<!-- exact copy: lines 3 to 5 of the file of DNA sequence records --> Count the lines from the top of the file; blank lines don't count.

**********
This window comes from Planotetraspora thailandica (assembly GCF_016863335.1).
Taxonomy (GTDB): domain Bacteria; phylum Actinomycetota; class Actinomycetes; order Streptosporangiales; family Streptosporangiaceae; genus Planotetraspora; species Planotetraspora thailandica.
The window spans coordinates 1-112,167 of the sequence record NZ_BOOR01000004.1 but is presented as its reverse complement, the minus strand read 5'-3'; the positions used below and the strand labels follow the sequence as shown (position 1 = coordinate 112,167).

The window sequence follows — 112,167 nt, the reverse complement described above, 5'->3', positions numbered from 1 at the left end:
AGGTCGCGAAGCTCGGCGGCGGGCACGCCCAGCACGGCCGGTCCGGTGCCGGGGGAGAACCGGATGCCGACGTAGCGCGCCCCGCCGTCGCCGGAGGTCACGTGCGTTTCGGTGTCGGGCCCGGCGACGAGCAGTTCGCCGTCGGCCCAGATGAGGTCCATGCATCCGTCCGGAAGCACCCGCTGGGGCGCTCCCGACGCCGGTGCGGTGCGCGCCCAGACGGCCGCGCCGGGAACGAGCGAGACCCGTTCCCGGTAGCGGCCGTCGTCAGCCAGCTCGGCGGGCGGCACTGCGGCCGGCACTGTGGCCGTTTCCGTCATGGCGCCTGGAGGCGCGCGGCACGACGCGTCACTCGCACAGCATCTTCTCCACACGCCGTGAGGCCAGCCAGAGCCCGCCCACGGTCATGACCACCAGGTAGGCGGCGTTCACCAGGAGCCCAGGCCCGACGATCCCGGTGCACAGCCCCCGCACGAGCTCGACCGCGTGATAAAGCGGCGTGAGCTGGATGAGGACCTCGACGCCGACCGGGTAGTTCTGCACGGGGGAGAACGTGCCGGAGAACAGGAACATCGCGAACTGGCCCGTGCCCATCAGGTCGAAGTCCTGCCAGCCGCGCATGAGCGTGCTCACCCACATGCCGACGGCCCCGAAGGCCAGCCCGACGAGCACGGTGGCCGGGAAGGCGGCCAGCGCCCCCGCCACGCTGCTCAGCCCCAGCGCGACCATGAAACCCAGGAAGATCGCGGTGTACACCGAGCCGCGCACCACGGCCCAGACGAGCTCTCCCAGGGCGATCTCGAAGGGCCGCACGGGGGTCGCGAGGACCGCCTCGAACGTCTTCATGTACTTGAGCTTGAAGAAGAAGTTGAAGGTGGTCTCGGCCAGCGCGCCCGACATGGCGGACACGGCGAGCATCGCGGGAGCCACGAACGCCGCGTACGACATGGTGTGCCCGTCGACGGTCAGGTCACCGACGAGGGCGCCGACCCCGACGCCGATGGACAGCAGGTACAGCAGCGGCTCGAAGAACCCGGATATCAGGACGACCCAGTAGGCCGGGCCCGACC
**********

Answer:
The window spans coordinates 1-112,167 of the sequence record NZ_BOOR01000004.1 but is presented as its reverse complement, the minus strand read 5'-3'; the positions used below and the strand labels follow the sequence as shown (position 1 = coordinate 112,167).

The window sequence follows — 112,167 nt, the reverse complement described above, 5'->3', positions numbered from 1 at the left end:
AGGTCGCGAAGCTCGGCGGCGGGCACGCCCAGCACGGCCGGTCCGGTGCCGGGGGAGAACCGGATGCCGACGTAGCGCGCCCCGCCGTCGCCGGAGGTCACGTGCGTTTCGGTGTCGGGCCCGGCGACGAGCAGTTCGCCGTCGGCCCAGATGAGGTCCATGCATCCGTCCGGAAGCACCCGCTGGGGCGCTCCCGACGCCGGTGCGGTGCGCGCCCAGACGGCCGCGCCGGGAACGAGCGAGACCCGTTCCCGGTAGCGGCCGTCGTCAGCCAGCTCGGCGGGCGGCACTGCGGCCGGCACTGTGGCCGTTTCCGTCATGGCGCCTGGAGGCGCGCGGCACGACGCGTCACTCGCACAGCATCTTCTCCACACGCCGTGAGGCCAGCCAGAGCCCGCCCACGGTCATGACCACCAGGTAGGCGGCGTTCACCAGGAGCCCAGGCCCGACGATCCCGGTGCACAGCCCCCGCACGAGCTCGACCGCGTGATAAAGCGGCGTGAGCTGGATGAGGACCTCGACGCCGACCGGGTAGTTCTGCACGGGGGAGAACGTGCCGGAGAACAGGAACATCGCGAACTGGCCCGTGCCCATCAGGTCGAAGTCCTGCCAGCCGCGCATGAGCGTGCTCACCCACATGCCGACGGCCCCGAAGGCCAGCCCGACGAGCACGGTGGCCGGGAAGGCGGCCAGCGCCCCCGCCACGCTGCTCAGCCCCAGCGCGACCATGAAACCCAGGAAGATCGCGGTGTACACCGAGCCGCGCACCACGGCCCAGACGAGCTCTCCCAGGGCGATCTCGAAGGGCCGCACGGGGGTCGCGAGGACCGCCTCGAACGTCTTCATGTACTTGAGCTTGAAGAAGAAGTTGAAGGTGGTCTCGGCCAGCGCGCCCGACATGGCGGACACGGCGAGCATCGCGGGAGCCACGAACGCCGCGTACGACATGGTGTGCCCGTCGACGGTCAGGTCACCGACGAGGGCGCCGACCCCGACGCCGATGGACAGCAGGTACAGCAGCGGCTCGAAGAACCCGGATATCAGGACGACCCAGTAGGCCGGGCCCGACC